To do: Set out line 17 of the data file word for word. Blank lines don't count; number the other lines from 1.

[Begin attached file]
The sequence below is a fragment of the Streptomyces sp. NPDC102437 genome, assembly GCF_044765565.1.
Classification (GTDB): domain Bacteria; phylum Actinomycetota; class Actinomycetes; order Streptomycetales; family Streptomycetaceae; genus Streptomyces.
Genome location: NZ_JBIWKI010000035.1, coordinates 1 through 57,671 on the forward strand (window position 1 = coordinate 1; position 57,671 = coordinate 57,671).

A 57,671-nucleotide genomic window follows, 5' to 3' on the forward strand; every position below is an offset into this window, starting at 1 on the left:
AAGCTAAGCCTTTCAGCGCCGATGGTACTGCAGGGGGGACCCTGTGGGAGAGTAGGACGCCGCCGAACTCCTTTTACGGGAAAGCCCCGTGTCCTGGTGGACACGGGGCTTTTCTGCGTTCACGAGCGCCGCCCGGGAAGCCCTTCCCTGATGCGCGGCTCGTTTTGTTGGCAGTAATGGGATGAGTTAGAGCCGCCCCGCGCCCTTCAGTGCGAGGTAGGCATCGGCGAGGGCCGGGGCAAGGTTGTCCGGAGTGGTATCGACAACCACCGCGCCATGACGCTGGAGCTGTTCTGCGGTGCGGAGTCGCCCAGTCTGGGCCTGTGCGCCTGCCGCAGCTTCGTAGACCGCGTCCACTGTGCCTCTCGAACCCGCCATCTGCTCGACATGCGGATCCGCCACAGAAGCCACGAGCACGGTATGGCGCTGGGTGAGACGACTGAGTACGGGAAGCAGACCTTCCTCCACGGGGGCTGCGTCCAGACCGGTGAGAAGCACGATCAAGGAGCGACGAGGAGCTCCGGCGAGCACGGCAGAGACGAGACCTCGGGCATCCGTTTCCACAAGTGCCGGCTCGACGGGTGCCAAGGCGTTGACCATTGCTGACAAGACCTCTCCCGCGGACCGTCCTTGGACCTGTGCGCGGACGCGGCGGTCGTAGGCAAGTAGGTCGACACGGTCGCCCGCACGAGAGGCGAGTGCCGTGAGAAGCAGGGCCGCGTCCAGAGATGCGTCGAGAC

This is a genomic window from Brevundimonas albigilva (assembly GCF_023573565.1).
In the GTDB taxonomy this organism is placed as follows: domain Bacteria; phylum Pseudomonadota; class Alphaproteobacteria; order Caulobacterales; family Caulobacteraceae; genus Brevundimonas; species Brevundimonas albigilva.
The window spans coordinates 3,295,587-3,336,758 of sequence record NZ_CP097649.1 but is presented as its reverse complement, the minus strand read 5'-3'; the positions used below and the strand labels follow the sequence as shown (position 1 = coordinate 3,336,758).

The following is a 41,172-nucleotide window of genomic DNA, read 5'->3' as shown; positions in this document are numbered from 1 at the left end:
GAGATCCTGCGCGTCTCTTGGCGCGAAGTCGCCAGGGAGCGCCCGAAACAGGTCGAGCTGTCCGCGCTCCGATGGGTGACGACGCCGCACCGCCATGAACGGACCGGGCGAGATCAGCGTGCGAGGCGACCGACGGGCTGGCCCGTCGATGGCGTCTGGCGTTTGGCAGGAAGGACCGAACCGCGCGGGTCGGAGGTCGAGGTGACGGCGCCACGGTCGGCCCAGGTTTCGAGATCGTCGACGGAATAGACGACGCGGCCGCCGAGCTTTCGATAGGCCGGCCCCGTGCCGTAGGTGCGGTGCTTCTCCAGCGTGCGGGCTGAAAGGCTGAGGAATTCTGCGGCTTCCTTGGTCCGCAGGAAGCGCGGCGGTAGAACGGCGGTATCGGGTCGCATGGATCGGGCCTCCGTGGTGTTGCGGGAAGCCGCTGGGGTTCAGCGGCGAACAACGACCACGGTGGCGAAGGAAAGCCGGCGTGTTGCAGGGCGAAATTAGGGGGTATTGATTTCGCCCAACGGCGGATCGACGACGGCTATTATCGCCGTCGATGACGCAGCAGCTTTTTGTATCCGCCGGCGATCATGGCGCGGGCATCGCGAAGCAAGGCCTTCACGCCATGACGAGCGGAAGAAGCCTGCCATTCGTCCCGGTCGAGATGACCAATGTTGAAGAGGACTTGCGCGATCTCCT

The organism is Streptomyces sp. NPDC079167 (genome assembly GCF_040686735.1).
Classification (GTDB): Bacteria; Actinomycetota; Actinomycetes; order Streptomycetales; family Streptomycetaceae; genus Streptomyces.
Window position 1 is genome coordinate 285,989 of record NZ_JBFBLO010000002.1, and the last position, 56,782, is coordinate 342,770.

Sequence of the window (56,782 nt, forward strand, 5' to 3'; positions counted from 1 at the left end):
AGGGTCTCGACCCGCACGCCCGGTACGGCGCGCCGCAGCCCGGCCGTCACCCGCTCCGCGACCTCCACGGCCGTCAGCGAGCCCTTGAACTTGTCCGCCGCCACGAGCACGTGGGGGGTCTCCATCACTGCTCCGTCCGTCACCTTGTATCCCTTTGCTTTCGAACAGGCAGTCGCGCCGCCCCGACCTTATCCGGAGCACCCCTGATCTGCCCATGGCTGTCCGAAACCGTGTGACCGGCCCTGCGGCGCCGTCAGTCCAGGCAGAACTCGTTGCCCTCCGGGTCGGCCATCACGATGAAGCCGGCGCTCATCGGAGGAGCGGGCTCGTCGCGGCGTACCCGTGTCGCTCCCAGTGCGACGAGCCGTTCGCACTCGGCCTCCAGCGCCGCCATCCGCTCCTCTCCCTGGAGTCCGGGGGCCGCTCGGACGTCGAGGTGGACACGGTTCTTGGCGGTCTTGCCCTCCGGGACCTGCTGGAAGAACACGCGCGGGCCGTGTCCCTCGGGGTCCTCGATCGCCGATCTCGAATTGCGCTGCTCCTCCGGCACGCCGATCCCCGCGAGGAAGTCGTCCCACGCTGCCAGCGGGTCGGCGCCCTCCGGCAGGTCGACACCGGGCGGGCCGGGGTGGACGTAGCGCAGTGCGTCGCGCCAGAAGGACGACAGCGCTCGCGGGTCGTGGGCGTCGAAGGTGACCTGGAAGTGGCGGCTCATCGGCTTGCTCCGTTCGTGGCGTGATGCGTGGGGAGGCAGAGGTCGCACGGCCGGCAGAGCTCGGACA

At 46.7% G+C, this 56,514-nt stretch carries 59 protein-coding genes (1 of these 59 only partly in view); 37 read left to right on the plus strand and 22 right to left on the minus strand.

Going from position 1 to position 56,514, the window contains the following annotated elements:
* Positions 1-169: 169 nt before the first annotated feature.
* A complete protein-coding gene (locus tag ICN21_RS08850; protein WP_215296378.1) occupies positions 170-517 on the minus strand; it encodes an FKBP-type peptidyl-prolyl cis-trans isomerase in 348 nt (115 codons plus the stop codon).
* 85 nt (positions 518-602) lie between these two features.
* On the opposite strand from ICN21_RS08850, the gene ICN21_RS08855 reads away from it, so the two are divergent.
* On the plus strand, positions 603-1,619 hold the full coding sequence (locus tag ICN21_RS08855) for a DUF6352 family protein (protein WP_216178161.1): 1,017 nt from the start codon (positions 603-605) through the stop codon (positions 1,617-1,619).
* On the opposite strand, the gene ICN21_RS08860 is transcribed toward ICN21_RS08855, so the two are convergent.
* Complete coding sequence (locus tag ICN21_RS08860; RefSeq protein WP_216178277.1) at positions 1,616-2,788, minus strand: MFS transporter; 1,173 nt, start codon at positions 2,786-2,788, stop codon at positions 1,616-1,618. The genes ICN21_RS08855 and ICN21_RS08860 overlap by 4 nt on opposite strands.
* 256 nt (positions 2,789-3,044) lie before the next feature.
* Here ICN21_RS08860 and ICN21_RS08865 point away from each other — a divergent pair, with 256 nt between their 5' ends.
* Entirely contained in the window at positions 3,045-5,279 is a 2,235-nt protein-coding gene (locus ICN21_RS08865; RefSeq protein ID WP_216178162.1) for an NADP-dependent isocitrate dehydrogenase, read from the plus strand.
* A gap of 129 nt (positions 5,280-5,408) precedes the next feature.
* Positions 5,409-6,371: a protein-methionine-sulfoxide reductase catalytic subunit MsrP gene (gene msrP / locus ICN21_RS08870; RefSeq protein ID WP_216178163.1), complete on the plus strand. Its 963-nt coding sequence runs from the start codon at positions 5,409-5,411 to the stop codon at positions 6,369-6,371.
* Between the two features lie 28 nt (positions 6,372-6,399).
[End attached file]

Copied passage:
Going from position 1 to position 56,514, the window contains the following annotated elements: